Filopodia (singular filopodium) are slender cytoplasmic projections that extend beyond the leading edge of lamellipodia in migrating cells. Within the lamellipodium actin ribs are known as microspikes, and when they extend beyond the lamellipodia are known as filopodia. They contain microfilaments (also called actin filaments) cross-linked into bundles by actin-bundling proteins, such as fascin and fimbrin. Filopodia form focal adhesions with the substratum, linking them to the cell surface. Many types of migrating cells display filopodia, which are thought to be involved in both sensation of chemotropic cues, and resulting changes in directed locomotion.
Activation of the Rho family of GTPases, particularly cdc42 and their downstream intermediates results in the polymerization of actin fibers by Ena/Vasp homology proteins. Growth factors bind to receptor tyrosine kinases resulting in the polymerization of actin filaments, which, when cross-linked, make up the supporting cytoskeletal elements of filopodia. Rho activity also results in activation by phosphorylation of ezrin-moesin-radixin family proteins that link actin filaments to the filopodia membrane.
Filopodia have roles in sensing, migration and cell-cell interaction. To close a wound in vertebrates, growth factors stimulate the formation of filopodia in fibroblasts to direct fibroblast migration and wound closure. In developing neurons, filopodia extend from the growth cone at the leading edge. In neurons deprived of filopodia by partial inhibition of actin filaments polymerization, growth cone extension continues as normal but direction of growth is disrupted and highly irregular. Filopodia-like projections have also been linked to dendrite creation when new synapses are formed in the brain. In macrophages, filopodia act as phagocytic tentacles and pull bound objects towards the cell for phagocytosis.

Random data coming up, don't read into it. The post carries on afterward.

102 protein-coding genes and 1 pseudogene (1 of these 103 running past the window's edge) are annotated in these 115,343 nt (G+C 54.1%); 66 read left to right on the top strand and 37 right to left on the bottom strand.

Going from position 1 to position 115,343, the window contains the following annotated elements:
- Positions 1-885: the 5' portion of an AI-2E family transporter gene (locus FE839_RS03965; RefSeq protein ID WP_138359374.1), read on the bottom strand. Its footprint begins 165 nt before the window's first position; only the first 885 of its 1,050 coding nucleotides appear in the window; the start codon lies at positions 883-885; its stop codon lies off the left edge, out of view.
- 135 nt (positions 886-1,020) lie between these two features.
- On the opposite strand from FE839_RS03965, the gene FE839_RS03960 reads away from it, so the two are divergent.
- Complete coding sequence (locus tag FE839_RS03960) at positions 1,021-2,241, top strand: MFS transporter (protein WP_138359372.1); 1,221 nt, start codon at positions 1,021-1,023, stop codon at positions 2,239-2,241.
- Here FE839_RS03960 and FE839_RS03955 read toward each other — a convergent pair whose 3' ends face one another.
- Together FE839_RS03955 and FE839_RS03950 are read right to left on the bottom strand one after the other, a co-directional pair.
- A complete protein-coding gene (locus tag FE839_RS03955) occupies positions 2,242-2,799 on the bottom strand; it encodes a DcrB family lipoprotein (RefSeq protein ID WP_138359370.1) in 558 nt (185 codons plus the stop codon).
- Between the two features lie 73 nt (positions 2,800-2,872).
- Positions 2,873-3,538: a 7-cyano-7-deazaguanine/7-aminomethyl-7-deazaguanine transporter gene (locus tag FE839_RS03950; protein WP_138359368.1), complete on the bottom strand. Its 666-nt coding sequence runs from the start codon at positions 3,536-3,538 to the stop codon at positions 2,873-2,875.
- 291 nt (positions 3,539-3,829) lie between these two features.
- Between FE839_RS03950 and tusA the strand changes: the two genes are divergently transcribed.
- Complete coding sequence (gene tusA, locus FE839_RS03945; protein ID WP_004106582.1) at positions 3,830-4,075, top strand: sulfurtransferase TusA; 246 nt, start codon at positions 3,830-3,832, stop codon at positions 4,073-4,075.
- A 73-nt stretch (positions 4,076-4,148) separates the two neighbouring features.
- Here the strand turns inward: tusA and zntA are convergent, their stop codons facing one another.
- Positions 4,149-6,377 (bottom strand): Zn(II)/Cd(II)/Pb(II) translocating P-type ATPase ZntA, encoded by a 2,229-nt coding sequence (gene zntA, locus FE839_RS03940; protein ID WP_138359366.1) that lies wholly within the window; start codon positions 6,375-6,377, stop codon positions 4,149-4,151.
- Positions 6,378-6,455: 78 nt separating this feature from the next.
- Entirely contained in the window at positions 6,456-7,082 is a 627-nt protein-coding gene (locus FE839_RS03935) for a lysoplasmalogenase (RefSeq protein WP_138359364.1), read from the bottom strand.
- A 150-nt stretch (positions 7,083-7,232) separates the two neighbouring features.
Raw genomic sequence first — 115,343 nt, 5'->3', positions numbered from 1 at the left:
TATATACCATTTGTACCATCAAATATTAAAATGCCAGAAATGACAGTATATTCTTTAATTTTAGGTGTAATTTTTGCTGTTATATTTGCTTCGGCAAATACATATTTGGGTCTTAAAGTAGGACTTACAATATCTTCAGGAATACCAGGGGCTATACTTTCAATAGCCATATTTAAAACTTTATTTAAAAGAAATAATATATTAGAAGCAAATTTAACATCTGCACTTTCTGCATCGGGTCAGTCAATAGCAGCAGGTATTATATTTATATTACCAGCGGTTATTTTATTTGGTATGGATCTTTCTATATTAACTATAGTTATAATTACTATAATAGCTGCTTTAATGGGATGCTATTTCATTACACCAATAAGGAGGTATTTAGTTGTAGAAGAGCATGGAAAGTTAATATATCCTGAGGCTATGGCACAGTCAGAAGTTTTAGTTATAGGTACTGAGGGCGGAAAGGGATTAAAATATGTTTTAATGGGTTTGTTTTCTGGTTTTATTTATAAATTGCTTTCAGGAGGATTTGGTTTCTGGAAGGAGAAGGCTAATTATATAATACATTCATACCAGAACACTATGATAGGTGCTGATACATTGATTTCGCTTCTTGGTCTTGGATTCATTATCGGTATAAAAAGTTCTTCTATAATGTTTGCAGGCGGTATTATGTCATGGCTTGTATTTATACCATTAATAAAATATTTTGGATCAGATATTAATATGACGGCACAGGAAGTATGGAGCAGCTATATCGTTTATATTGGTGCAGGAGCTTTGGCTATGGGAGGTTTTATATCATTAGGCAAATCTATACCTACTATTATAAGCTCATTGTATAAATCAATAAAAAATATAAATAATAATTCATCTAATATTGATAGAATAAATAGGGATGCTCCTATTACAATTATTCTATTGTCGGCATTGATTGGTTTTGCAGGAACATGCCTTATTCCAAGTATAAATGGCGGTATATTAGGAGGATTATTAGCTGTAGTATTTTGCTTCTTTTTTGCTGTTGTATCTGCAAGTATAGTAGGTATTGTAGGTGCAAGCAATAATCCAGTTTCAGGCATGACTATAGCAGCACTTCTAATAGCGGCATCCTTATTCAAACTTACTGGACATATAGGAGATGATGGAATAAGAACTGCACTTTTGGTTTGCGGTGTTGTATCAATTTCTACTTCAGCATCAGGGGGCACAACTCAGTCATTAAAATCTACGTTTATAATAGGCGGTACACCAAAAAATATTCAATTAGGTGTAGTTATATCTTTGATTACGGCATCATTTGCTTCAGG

Filopodia are also used for movement of bacteria between cells, so as to evade the host immune system. The intracellular bacteria Ehrlichia are transported between cells through the host cell filopodia induced by the pathogen during initial stages of infection. Viruses were shown to be transported along filopodia toward the cell body, leading to cell infection. Directed transport of receptor-bound epidermal growth factor (EGF) along filopodia has also been described, supporting the proposed sensing function of filopodia.
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